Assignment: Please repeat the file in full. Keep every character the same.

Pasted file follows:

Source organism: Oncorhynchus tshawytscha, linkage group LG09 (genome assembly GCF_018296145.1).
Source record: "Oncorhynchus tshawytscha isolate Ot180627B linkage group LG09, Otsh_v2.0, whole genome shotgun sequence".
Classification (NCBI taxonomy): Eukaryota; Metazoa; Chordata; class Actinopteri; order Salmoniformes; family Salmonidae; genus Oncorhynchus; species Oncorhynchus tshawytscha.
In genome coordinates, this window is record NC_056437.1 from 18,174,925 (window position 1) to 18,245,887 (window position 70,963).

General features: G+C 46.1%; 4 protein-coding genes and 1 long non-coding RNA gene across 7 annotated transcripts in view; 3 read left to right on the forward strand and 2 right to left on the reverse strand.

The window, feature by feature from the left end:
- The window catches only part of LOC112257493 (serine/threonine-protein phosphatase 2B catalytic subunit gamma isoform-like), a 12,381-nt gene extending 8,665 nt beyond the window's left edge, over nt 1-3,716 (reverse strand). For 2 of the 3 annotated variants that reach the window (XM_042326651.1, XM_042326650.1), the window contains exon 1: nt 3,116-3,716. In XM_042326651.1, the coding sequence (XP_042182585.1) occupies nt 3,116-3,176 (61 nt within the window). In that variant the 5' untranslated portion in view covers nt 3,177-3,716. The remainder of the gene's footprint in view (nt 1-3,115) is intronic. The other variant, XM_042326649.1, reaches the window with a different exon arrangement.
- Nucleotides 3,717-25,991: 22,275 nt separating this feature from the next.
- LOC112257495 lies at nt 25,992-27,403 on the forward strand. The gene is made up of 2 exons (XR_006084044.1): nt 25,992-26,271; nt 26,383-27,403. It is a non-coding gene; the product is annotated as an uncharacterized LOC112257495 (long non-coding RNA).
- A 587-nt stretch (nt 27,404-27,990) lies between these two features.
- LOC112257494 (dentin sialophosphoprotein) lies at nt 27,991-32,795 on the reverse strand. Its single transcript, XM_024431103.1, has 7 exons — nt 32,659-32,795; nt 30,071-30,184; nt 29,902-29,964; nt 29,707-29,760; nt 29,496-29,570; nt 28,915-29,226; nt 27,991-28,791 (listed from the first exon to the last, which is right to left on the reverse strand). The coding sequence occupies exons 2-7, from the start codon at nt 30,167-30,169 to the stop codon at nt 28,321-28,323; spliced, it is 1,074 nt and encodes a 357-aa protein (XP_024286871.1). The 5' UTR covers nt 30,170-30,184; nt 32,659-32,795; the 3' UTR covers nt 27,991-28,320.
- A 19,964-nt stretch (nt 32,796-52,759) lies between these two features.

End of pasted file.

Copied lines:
Source organism: Oncorhynchus tshawytscha, linkage group LG09 (genome assembly GCF_018296145.1).
Source record: "Oncorhynchus tshawytscha isolate Ot180627B linkage group LG09, Otsh_v2.0, whole genome shotgun sequence".
Classification (NCBI taxonomy): Eukaryota; Metazoa; Chordata; class Actinopteri; order Salmoniformes; family Salmonidae; genus Oncorhynchus; species Oncorhynchus tshawytscha.
In genome coordinates, this window is record NC_056437.1 from 18,174,925 (window position 1) to 18,245,887 (window position 70,963).

General features: G+C 46.1%; 4 protein-coding genes and 1 long non-coding RNA gene across 7 annotated transcripts in view; 3 read left to right on the forward strand and 2 right to left on the reverse strand.

The window, feature by feature from the left end:
- The window catches only part of LOC112257493 (serine/threonine-protein phosphatase 2B catalytic subunit gamma isoform-like), a 12,381-nt gene extending 8,665 nt beyond the window's left edge, over nt 1-3,716 (reverse strand). For 2 of the 3 annotated variants that reach the window (XM_042326651.1, XM_042326650.1), the window contains exon 1: nt 3,116-3,716. In XM_042326651.1, the coding sequence (XP_042182585.1) occupies nt 3,116-3,176 (61 nt within the window). In that variant the 5' untranslated portion in view covers nt 3,177-3,716. The remainder of the gene's footprint in view (nt 1-3,115) is intronic. The other variant, XM_042326649.1, reaches the window with a different exon arrangement.
- Nucleotides 3,717-25,991: 22,275 nt separating this feature from the next.
- LOC112257495 lies at nt 25,992-27,403 on the forward strand. The gene is made up of 2 exons (XR_006084044.1): nt 25,992-26,271; nt 26,383-27,403. It is a non-coding gene; the product is annotated as an uncharacterized LOC112257495 (long non-coding RNA).
- A 587-nt stretch (nt 27,404-27,990) lies between these two features.
- LOC112257494 (dentin sialophosphoprotein) lies at nt 27,991-32,795 on the reverse strand. Its single transcript, XM_024431103.1, has 7 exons — nt 32,659-32,795; nt 30,071-30,184; nt 29,902-29,964; nt 29,707-29,760; nt 29,496-29,570; nt 28,915-29,226; nt 27,991-28,791 (listed from the first exon to the last, which is right to left on the reverse strand). The coding sequence occupies exons 2-7, from the start codon at nt 30,167-30,169 to the stop codon at nt 28,321-28,323; spliced, it is 1,074 nt and encodes a 357-aa protein (XP_024286871.1). The 5' UTR covers nt 30,170-30,184; nt 32,659-32,795; the 3' UTR covers nt 27,991-28,320.
- A 19,964-nt stretch (nt 32,796-52,759) lies between these two features.